“The opportunity for somebody to emerge and catch a wave hasn’t been this high since 1976,” said veteran Democratic strategist Anita Dunn, referring to another unpredictable primary featuring a multitude of candidates as Democrats wrestle with their party’s identity.
Emphatic Uncertainty was the phrase used to describe interviews with nearly 50 lawmakers, consultants and party leaders, as senior Democrats see their party in an extraordinarily volatile state, while remaining weary of attempting another “Clinton-style coronation.” Clinging to hope, many believe that the Democratic party’s sharp left turn during recent elections has paved the way for progressive women such as Warren.
Warren told Democrats in Salt Lake City recently that they had to close ranks in 2018 in order to recapture the White House.
“She was saying, ‘Look, we all have to come together,’” recalled Democratic SLC Mayor Jackie Biskupski. She paraphrased Warren’s pitch as: “We need to show this year that change is what the people want.”
Perhaps most appealing to Democratic leaders, Ms. Warren might please their activist base while staving off a candidate they fear would lose the general election.
Who’s the second favorite to take on Trump, according to the Times? None other than 76-year-old Democratic Socialist Bernie Sanders – who has a huge following and a proven ability to raise millions of dollars online.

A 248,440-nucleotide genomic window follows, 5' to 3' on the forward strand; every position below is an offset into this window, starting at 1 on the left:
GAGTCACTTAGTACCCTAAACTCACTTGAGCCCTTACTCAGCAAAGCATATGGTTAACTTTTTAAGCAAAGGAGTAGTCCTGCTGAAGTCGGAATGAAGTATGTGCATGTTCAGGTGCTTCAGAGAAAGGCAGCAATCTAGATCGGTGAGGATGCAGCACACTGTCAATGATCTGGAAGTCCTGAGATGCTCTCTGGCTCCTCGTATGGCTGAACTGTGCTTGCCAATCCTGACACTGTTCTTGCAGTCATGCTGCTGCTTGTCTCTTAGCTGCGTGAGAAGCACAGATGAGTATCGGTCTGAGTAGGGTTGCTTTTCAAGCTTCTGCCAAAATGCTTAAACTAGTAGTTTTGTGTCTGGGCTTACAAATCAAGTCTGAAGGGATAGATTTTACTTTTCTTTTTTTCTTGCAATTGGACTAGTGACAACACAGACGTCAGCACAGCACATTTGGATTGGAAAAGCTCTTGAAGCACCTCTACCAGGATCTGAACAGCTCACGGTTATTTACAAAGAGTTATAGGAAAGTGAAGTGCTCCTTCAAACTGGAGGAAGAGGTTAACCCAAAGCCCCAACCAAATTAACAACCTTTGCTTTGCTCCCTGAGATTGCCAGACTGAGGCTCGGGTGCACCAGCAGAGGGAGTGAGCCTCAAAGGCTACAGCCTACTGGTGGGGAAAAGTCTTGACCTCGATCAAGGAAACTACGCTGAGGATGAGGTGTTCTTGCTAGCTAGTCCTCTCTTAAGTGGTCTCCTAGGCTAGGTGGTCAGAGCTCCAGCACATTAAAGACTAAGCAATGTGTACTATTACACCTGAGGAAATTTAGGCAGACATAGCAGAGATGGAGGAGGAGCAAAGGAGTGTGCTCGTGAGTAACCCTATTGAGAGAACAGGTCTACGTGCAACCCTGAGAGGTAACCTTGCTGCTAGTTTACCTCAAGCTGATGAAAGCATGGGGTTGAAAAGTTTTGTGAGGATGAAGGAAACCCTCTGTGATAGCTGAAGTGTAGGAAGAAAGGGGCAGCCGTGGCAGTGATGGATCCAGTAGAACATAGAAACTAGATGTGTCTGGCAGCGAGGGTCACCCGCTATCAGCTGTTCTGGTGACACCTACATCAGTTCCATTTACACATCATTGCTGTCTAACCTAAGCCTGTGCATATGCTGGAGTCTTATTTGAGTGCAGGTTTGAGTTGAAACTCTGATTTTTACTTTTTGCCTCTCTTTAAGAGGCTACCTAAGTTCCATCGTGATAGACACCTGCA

Having pushed policies like single-payer health care and free public college tuition into the Democratic mainstream, Mr. Sanders could be a powerful competitor for the nomination — and a daunting obstacle to Ms. Warren and other economic populists.
That said, “many in the party are skeptical that a fiery activist in his eighth decade would have broad enough appeal to oust Mr. Trump.”
Joe Biden, 75, is “not committed to running,” but will still be campaigning this fall for up to four days a week afer labor day, according to people familiar with his strategy. So far Biden has “struck a gentler chord” than Sanders and Warren, more calmly suggesting that Democrats need to rise above Trump’s taunts.